Developer Updates: Developer Blog #40 – Economics and Syndicates

We have a new customer support system and want to hook up a very simple front end. If anyone knows PHP and CSS or HTML5 and would like to help us out, let us know in the comments or PM Aetherblade on the forums.Fun stuff this week for all you traders (and pirates). Everyone knows how players will unlock different tech and that various crafting resources are scattered throughout the universe; this weeks dev blog is about the future overhaul to the entire economic system and a framework to allow players, or NPCs, to guarantee pay to other players.

Image

Foreign Goods
To start with, little money will come from your own planets directly. Things can be done to increase planetary income temporarily such as giving foreign consumer goods to your planets.

Foreign goods are the core backbone of “beginner level income” or quick cash; they will also provide other benefits such as increased production rates as your populace becomes more content with you. The further the distance of both the source and destination, the better the benefits are. Getting goods from your own planets spread out across the galaxy will initially give better benefits than the planets near them. As a planet receives goods from the same source, the demand will drop and benefits will become less until it eventually gives no benefits at all; demand will slowly return over time.

Any player may deliver goods to any planet, even ones they do not own. When goods are given to another players planet, they will gain the production benefits and the deliverer will be paid (not from the receivers funds). While the payment is normally higher for delivering to your own planets, that payout occurs over a long period of time instead of immediately.

There are a few caveats that come with foreign goods. Like all cargo, units carrying goods will be unable to utilize FTL which will leave them at the mercy of various raiding parties; the payout and benefits of goods are the exact same no matter who delivers it. The second caveat is that goods must be purchased with funds from the fleet picking them up. This again means the loss of FTL when picking up the goods. If a player isn’t willing to travel far or is raided on their way, they may come out at a loss.

As a quick aside, players will be able to set up supply depots at their planets which allow passing fleets to resupply from that planets stock at a set fee decided by the owner.

Work Orders
Foreign goods are a non-contractual interaction; once you buy them, they are yours. Work orders, on the other hand, expect the player to perform a specific task or series of tasks. These tasks can be something as simple as producing a product, picking up and delivering products or crafting augmentations to as complex as escorting a fleet and ensuring damage taken by the fleet is within a predefined limit.

Work orders’ payout can become available after each task is completed or after full completion of the work order; this is definable by the creator of the work order. The full payout is taken from the creator and held until the work order expires, is completed or fails. All work orders come with a fee that the player accepting must pay.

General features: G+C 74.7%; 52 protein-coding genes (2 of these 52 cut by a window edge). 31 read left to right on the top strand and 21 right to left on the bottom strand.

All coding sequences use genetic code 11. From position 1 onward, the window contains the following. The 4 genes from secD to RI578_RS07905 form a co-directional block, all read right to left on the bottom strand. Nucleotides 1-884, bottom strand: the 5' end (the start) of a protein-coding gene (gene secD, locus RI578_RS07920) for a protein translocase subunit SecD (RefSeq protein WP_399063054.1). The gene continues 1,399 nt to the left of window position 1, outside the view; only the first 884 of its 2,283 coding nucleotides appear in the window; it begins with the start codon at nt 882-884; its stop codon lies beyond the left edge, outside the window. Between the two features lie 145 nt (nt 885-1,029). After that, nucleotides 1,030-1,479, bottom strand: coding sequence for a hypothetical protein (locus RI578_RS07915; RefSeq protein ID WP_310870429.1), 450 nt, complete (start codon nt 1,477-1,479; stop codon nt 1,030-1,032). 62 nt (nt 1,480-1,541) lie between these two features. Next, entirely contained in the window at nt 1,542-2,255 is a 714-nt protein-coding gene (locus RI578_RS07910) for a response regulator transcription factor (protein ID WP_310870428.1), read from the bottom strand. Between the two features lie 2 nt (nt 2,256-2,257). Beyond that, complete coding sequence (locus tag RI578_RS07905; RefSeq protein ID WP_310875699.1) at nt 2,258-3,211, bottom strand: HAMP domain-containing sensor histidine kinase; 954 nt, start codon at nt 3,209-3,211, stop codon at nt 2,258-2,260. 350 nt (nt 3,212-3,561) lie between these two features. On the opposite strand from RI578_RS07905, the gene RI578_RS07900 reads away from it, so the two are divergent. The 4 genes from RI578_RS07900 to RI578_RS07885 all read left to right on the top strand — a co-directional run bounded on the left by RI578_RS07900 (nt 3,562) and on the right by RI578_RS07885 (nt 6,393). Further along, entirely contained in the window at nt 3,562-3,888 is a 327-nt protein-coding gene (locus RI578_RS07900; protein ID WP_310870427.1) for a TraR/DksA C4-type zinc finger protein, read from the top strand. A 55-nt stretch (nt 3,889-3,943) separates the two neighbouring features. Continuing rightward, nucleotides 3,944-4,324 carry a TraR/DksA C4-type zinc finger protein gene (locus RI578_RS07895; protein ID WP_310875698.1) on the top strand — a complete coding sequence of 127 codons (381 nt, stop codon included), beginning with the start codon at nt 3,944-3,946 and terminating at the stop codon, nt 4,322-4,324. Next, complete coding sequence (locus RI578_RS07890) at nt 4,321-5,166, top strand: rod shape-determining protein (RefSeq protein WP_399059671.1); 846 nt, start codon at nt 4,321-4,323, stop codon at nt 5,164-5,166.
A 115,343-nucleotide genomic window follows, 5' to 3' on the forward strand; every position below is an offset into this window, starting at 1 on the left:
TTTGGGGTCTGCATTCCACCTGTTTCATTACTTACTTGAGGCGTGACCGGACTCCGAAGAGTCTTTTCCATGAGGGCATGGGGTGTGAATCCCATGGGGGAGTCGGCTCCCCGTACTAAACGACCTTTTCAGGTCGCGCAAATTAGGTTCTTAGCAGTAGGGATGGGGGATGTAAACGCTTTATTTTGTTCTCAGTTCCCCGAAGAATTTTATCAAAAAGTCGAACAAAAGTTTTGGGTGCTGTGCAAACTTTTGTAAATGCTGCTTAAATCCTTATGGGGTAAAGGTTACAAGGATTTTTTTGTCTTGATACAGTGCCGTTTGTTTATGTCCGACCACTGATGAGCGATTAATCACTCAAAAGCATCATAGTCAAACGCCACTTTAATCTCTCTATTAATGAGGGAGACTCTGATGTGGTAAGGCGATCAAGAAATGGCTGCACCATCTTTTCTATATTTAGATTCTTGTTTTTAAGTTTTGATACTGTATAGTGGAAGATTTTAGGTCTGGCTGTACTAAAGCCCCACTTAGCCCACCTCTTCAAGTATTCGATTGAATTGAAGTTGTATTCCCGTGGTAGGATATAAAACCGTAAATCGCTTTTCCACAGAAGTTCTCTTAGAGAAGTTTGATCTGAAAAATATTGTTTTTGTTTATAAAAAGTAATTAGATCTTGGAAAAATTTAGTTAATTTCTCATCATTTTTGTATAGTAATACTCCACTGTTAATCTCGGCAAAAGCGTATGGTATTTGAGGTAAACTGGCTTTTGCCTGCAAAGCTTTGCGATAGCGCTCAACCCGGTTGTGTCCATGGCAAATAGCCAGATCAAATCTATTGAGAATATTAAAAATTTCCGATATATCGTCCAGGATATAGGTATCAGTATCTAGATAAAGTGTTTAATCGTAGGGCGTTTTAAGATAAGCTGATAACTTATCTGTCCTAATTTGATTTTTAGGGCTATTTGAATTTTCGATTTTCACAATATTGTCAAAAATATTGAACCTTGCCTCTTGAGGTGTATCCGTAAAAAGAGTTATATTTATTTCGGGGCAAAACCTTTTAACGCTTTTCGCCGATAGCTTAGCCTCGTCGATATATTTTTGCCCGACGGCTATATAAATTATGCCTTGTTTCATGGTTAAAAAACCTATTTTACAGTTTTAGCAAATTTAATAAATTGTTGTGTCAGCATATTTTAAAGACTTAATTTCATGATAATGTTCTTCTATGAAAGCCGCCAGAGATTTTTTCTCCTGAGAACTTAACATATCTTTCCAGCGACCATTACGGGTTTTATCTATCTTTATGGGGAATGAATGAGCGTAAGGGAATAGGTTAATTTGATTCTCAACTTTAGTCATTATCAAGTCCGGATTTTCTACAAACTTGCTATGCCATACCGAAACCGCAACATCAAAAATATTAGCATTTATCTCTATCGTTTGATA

Work orders may be set to automatically accept or require manual acceptance from a list of applicants. All players have a work order history detailing the types of tasks completed and their success/failure rates. When a player creates a work order, they can choose to restrict who may apply based on past history; no other information is given so you may end up hiring a player you are at war with. The restrictions can be as generic or specific as the creator wants and may have more than one restriction. Here are some examples:

101 > completed work orders
< 12% work order failure
< 13 augmentation work order failures
0 delivery work order failures

The work order creator may offer a tip based on certain actions such as escorting a fleet which takes no damage or delivering a product prior to a certain date.

Syndicates
Players who fulfill work orders by themselves are known as Freelancers. Players have the option to create a Syndicate which contains many players but has a single history, can accept work orders, and can divide up tasks between members. Players apply to syndicates with their past syndicate/freelance history. Syndicates do not have a member limit such as alliances and a player may belong to up to 3 syndicates; however, there is no chat to help facilitate coordination. The higher tiered members of syndicates may post rules or other messages visible to all members, view member history and may offer a task to one or more members, or post tasks directly to a syndicate exclusive offer board.

Members may receive a weekly salary, a weekly salary only if participating that week, paid on completion of a task, or any of the above mixed with a commission. Excess funds may be given out by the leader to members or used to level up the syndicate.

Work orders may be posted publicly to all, or given directly to a freelancer or syndicate.

Let us know what you think and please, if you have any suggestions tell us!And the question of the week for you guys is: When working via Work Orders, will you be focusing on a single aspect of DIME (Diplomacy, Intelligence, Military and Economy) or will you accept Work Orders from any path?